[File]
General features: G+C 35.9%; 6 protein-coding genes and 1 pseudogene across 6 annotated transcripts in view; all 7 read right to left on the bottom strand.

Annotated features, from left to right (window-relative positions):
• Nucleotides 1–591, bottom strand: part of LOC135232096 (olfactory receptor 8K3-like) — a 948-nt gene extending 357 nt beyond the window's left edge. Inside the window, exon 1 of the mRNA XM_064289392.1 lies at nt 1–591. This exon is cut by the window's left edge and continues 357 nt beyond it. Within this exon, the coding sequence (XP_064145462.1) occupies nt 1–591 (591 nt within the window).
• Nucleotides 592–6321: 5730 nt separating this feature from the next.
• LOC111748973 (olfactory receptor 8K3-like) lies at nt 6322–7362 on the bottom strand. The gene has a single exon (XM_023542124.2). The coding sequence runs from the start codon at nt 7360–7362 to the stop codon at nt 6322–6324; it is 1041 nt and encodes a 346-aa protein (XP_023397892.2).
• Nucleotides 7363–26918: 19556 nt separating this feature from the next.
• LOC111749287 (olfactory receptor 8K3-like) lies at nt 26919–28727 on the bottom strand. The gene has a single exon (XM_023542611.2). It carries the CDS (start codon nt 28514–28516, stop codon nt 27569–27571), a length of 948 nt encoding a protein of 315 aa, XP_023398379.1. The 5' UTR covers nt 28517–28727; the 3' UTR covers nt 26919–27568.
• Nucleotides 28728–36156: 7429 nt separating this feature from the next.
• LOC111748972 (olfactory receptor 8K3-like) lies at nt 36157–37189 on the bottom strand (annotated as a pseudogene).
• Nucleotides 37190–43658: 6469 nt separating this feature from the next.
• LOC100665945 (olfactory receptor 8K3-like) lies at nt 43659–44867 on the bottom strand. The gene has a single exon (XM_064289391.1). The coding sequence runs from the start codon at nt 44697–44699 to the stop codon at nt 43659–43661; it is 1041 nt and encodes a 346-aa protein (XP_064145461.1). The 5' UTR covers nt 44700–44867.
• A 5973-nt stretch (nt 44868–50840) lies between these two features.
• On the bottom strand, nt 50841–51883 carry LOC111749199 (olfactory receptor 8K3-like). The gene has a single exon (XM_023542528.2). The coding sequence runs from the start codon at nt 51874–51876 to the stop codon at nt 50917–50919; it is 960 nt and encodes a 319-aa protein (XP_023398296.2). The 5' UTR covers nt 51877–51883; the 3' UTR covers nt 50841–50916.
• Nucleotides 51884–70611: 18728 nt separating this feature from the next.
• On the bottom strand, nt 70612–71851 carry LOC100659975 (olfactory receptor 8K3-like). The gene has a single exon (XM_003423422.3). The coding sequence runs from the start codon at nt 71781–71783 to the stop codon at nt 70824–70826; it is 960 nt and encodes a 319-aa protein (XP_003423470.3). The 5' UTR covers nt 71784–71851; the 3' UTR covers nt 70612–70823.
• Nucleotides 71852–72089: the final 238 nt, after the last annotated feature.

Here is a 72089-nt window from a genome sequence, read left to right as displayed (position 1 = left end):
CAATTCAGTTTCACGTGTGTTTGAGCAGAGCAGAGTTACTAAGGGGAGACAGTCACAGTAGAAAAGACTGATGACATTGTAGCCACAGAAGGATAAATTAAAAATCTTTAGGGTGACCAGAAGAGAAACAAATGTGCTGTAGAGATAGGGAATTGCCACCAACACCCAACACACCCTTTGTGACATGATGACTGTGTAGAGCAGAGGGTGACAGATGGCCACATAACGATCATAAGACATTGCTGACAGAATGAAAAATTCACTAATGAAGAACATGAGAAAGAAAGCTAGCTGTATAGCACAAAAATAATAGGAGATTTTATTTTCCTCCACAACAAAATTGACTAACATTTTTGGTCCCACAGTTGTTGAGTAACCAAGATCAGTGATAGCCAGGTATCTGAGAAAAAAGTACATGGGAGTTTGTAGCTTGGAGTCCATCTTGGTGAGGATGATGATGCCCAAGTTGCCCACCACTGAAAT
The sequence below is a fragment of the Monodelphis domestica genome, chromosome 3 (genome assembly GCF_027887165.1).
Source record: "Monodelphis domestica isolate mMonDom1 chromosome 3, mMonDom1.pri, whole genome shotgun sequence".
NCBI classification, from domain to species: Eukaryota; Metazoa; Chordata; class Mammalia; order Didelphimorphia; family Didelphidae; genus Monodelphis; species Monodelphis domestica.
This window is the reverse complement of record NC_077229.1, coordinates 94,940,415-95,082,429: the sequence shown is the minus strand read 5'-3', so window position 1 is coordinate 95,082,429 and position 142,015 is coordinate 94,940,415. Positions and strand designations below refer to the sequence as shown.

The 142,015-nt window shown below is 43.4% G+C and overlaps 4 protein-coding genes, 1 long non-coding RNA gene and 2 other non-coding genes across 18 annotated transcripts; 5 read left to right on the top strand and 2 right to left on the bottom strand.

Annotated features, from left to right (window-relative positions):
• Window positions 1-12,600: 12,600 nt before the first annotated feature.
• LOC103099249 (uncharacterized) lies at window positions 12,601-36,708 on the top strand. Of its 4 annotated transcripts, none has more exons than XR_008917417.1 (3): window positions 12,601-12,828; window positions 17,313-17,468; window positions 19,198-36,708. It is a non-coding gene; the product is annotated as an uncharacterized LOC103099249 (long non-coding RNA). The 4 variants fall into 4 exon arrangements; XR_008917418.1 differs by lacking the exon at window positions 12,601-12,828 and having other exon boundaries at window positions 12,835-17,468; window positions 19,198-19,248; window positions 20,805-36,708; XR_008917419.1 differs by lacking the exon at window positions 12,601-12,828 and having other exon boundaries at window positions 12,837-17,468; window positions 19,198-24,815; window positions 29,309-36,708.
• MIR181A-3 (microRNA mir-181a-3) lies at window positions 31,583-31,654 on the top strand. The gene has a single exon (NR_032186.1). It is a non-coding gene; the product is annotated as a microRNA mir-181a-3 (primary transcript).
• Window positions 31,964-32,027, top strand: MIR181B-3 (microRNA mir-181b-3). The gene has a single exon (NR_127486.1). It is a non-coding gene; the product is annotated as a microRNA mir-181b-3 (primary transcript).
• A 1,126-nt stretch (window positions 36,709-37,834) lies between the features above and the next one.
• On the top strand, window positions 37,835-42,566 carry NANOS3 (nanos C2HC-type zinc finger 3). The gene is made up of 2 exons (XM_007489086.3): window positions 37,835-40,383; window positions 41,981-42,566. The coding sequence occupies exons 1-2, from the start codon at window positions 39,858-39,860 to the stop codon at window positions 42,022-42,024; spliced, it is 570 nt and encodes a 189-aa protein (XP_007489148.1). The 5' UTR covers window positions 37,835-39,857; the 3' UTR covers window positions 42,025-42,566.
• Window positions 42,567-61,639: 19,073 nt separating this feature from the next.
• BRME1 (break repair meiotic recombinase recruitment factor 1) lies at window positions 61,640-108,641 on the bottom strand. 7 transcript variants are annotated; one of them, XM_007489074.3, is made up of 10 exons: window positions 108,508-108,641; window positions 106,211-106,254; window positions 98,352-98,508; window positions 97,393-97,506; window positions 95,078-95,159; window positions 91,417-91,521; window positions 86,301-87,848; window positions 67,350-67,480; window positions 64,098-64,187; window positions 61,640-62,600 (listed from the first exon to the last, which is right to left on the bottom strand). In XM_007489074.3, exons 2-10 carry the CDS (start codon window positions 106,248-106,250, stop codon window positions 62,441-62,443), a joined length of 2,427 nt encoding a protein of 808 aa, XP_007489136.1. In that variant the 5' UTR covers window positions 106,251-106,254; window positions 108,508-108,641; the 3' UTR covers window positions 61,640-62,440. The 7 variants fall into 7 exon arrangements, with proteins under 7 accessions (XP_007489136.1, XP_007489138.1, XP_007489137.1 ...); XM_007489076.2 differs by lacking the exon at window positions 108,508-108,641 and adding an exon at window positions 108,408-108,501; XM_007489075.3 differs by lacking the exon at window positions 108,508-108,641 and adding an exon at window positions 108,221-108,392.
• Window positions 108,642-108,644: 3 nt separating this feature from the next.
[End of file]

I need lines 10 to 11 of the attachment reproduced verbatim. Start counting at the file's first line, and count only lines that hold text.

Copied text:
• Nucleotides 37190–43658: 6469 nt separating this feature from the next.
• LOC100665945 (olfactory receptor 8K3-like) lies at nt 43659–44867 on the bottom strand. The gene has a single exon (XM_064289391.1). The coding sequence runs from the start codon at nt 44697–44699 to the stop codon at nt 43659–43661; it is 1041 nt and encodes a 346-aa protein (XP_064145461.1). The 5' UTR covers nt 44700–44867.